SW: Yikes! Good to know. So, I read about this a little bit on your site, but why 34 minutes?

MC: We took the name because 34 minutes is the average amount of time before high heels start hurting a woman's foot. I get so many reactions from women when they hear that like, “I can only wear my high heels for five minutes.” Which is funny because there are some shoes that as soon as you put them on, they hurt. So, [34 minutes] was an average of over 4,000 women who answered a study conducted by a podiatrist.


SW: What makes the 34 Minutes line different from other shoe brands?


MC: When I was researching shoes and designing my own prototype, what I found was shoes were usually too narrow in the front, they squeezed the toes too tight causing some of the deformities. So I have a little bit wider base for a shoe box, I have some really supportive materials through the arch set and I have a really nice arch support inside every shoe. A lot of people said they would get store-bought arch support and put it in their high heel, but it would slip around and wouldn’t fit properly. So we built that into every heel. Also, our heel is a little bit more sturdy, and a little bit chunkier so it could give a little bit more support rather than a really pointy stiletto.


SW: Can you describe the process of going from design to production on the shoe?

MC: I had to create my own prototype, frame, dimensions, all of that, and have that made somewhere. Once I had my prototype made, I was able to take that to the factory and ask them if this was something they could duplicate and then they worked on the design back and forth with me. Luckily, I found a factory in the U.S. -- it’s actually here in Los Angeles. So I’m able to drive over there any time I want and work with them. Once we got all of the designs worked out, ordered all of our products and materials, we were able to start production. It was about a two year process.

SW: Where do you get your inspiration for designs?


MC: I actually work with my sister who is an artist and fashion designer. We work together on the styles and she is amazing, she can come up with so many original designs and then from there we decide which ones will work, which ones we want to modify and that’s pretty much the way we work together on that.


SW: That’s really cool that you guys are working together. What is the response that you’re getting from women who try on your shoes and can can wear them longer than 34 minutes?


MC: Oh my gosh, it’s so awesome to see women try them on for the first time because almost every time the first thing they say is “ohhh” or “ahhhh” or they make some type of little noise that’s just like that. Like they’re surprised by the comfort they feel when they put the shoe on. Some of the shoes they’re trying on are 4-inch heels and they’re just amazed that they can be that comfortable. After they purchase them or wear them for a while, I just get a lot of emails and comments back from them saying, “I love my shoes, I can’t wait to buy my next pair” and “I told my sister” or “I told a friend about them” and it’s really lovely comments like that from everybody.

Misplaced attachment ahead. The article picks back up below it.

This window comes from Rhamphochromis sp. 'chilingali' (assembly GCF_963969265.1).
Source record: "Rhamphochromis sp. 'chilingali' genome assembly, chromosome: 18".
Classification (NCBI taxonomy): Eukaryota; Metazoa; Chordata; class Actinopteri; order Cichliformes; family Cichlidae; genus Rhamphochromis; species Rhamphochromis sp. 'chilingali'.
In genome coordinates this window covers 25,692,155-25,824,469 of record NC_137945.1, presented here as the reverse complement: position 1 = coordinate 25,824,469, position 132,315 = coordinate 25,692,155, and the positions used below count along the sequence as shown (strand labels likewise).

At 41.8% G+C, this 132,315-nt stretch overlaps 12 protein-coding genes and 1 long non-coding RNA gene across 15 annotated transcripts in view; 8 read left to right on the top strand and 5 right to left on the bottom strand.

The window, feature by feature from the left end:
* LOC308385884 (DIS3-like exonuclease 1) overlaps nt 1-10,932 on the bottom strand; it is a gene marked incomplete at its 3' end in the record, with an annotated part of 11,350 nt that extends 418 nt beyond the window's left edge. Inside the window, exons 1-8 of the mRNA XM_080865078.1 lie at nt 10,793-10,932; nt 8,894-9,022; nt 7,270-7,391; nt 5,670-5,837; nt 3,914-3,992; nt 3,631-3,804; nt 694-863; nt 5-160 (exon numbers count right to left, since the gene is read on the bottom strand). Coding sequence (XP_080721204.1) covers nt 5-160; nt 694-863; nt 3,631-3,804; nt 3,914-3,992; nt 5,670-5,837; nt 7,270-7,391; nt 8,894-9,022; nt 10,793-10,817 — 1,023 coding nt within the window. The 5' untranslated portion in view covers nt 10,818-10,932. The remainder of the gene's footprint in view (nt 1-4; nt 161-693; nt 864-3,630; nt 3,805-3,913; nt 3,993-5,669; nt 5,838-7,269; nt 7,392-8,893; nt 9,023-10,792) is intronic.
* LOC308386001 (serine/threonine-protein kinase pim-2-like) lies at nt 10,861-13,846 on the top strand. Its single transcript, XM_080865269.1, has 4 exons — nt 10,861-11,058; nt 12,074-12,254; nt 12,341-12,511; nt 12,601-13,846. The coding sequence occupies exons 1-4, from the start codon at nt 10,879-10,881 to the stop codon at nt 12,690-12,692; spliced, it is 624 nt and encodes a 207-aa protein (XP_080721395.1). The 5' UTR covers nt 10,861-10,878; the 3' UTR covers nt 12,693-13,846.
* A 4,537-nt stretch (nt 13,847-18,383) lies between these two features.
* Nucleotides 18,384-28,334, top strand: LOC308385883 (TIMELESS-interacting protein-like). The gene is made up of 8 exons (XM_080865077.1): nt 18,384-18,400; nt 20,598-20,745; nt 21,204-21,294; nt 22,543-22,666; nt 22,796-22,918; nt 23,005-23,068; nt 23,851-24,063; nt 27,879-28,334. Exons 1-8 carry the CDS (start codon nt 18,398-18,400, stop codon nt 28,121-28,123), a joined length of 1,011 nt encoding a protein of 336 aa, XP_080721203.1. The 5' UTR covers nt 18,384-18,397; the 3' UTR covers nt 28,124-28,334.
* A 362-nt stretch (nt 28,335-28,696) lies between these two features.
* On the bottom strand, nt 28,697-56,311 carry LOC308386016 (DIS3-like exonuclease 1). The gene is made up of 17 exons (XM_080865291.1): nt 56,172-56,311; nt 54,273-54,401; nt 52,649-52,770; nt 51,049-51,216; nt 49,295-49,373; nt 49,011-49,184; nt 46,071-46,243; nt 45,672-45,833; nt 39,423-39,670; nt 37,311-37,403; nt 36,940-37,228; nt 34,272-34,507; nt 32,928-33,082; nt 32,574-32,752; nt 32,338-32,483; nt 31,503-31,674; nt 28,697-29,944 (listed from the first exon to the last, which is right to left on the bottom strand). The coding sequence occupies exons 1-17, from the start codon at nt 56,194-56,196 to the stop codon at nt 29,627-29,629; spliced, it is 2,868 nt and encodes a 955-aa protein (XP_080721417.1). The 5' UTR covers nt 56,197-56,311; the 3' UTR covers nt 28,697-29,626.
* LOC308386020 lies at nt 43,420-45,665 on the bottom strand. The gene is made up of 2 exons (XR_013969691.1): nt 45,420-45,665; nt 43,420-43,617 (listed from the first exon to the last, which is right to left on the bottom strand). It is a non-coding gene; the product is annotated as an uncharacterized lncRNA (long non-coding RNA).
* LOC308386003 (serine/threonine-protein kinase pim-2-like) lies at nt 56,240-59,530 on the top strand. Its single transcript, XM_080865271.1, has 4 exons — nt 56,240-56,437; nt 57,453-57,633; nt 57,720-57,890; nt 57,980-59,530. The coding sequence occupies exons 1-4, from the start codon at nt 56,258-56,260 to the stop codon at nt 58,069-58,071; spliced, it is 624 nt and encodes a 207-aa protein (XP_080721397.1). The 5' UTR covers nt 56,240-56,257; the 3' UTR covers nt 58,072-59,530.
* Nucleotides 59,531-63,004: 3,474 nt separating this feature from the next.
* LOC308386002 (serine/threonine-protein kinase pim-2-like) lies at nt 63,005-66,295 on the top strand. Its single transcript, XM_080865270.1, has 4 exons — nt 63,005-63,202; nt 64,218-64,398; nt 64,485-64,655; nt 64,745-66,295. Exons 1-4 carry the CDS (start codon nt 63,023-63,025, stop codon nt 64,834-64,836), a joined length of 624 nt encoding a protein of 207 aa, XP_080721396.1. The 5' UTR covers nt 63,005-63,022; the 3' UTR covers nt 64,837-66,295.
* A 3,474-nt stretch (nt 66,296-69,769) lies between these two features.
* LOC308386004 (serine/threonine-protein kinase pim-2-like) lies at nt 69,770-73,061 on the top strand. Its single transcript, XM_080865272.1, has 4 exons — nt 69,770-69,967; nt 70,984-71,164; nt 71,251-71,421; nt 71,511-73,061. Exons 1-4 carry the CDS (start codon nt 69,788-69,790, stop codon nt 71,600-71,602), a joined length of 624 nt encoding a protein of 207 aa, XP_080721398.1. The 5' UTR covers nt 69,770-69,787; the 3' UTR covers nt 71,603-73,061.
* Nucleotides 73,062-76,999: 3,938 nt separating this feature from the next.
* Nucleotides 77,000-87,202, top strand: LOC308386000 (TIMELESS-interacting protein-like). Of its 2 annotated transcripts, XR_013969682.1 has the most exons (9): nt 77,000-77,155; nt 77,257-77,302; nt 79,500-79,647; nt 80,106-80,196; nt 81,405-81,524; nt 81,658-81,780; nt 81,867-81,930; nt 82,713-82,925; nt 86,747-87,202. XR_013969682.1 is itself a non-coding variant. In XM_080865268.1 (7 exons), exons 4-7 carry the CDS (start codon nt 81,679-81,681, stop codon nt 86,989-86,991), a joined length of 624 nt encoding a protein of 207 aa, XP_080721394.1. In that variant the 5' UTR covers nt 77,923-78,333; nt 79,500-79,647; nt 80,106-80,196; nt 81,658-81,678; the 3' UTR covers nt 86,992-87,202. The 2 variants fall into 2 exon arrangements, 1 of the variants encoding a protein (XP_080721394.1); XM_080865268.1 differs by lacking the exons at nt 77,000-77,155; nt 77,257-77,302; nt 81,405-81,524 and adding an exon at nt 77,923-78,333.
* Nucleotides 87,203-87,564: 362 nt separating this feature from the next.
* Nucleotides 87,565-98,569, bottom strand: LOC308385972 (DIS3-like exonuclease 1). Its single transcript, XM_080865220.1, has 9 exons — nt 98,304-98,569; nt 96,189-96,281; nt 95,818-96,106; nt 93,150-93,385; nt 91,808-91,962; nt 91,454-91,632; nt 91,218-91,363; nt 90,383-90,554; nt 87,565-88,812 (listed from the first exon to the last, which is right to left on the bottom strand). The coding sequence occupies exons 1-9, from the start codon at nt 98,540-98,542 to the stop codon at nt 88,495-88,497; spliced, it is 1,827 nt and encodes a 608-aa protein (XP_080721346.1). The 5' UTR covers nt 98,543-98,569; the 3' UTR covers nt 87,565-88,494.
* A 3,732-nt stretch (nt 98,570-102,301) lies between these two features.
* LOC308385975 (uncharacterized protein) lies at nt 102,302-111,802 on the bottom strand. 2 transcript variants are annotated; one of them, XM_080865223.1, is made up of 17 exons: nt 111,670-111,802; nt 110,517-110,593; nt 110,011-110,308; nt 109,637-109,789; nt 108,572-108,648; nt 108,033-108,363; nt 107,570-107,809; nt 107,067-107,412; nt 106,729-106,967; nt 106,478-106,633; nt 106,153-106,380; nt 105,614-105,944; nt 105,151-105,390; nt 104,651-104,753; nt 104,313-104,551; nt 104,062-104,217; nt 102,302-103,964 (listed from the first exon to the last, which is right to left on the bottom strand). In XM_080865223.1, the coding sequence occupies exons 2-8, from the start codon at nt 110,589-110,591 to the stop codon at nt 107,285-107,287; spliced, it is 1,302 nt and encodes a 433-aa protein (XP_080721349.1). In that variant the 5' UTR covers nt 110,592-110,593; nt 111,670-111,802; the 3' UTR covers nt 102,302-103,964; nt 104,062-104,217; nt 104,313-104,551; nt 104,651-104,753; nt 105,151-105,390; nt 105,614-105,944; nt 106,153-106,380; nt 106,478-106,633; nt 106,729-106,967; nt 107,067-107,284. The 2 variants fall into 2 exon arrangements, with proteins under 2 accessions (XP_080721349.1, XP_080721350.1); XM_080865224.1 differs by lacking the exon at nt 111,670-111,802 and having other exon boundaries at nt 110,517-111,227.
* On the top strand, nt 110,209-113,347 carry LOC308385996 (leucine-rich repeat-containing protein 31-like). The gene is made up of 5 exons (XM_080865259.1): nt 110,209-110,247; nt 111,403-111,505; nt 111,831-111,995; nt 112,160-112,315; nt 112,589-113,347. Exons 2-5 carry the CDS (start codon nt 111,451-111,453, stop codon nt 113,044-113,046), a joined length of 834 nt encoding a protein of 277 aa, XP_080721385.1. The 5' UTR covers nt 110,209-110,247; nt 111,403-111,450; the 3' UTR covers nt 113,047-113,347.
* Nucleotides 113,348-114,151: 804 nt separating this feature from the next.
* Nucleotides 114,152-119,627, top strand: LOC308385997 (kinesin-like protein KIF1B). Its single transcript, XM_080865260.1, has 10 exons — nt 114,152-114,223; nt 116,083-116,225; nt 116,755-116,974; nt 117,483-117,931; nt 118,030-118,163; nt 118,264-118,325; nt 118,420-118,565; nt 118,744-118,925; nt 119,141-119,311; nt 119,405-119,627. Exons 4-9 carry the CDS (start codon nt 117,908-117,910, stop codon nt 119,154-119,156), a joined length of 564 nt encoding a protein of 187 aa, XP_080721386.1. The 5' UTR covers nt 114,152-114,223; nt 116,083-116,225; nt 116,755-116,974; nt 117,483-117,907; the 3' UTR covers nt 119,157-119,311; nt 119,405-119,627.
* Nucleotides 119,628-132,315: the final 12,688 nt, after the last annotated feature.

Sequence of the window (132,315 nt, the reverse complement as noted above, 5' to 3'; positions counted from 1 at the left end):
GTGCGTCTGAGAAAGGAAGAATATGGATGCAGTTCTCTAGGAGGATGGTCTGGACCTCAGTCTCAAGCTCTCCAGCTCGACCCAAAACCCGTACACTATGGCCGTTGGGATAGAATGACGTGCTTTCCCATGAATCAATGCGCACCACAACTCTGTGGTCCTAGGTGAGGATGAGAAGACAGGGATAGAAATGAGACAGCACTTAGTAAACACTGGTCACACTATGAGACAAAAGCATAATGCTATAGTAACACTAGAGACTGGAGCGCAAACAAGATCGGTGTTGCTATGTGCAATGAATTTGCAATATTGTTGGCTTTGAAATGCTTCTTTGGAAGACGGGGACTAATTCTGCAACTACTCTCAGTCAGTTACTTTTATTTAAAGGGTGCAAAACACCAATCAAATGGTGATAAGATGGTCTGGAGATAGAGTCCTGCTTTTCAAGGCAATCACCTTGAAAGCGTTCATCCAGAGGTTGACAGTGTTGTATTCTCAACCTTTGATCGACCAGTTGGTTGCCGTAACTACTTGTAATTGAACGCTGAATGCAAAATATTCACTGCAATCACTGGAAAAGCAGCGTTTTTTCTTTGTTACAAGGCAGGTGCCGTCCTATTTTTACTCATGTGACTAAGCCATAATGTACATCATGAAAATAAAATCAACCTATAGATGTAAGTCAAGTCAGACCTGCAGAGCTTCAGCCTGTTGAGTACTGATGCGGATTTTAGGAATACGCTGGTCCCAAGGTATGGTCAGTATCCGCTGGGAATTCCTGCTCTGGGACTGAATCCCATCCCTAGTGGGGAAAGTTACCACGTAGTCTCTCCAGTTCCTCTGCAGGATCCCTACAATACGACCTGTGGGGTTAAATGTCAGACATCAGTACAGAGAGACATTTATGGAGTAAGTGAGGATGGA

In her desire to help her patients beyond their regular doctors visits, Michele Colon has discovered another successful business for herself. Can’t be mad at that! She is just another example of how reaching for more can bring about huge change and much success beyond your wildest dreams. For more information on Dr. Colon and her shoe line visit 34minuteshoes.com!


Published in Business

MW of the Month // August 4, 2014

Cold, sweet ice cream smashed between two yummy cookies may just sound like a great summertime snack to you, but for Natasha Case, Founder of Coolhaus, ice cream sandwiches have become dessert gold. A young entrepreneur and student of architecture, Natasha has relied on her instincts and passions to fuel her business and take her to the next level. What started out as making ice cream with her then girlfriend and later business partner, Freya Estreller, has turned into a multi-million dollar enterprise, with retail stores in LA, Austin, Dallas and New York and distribution nationwide through grocery store chain, Wholefoods.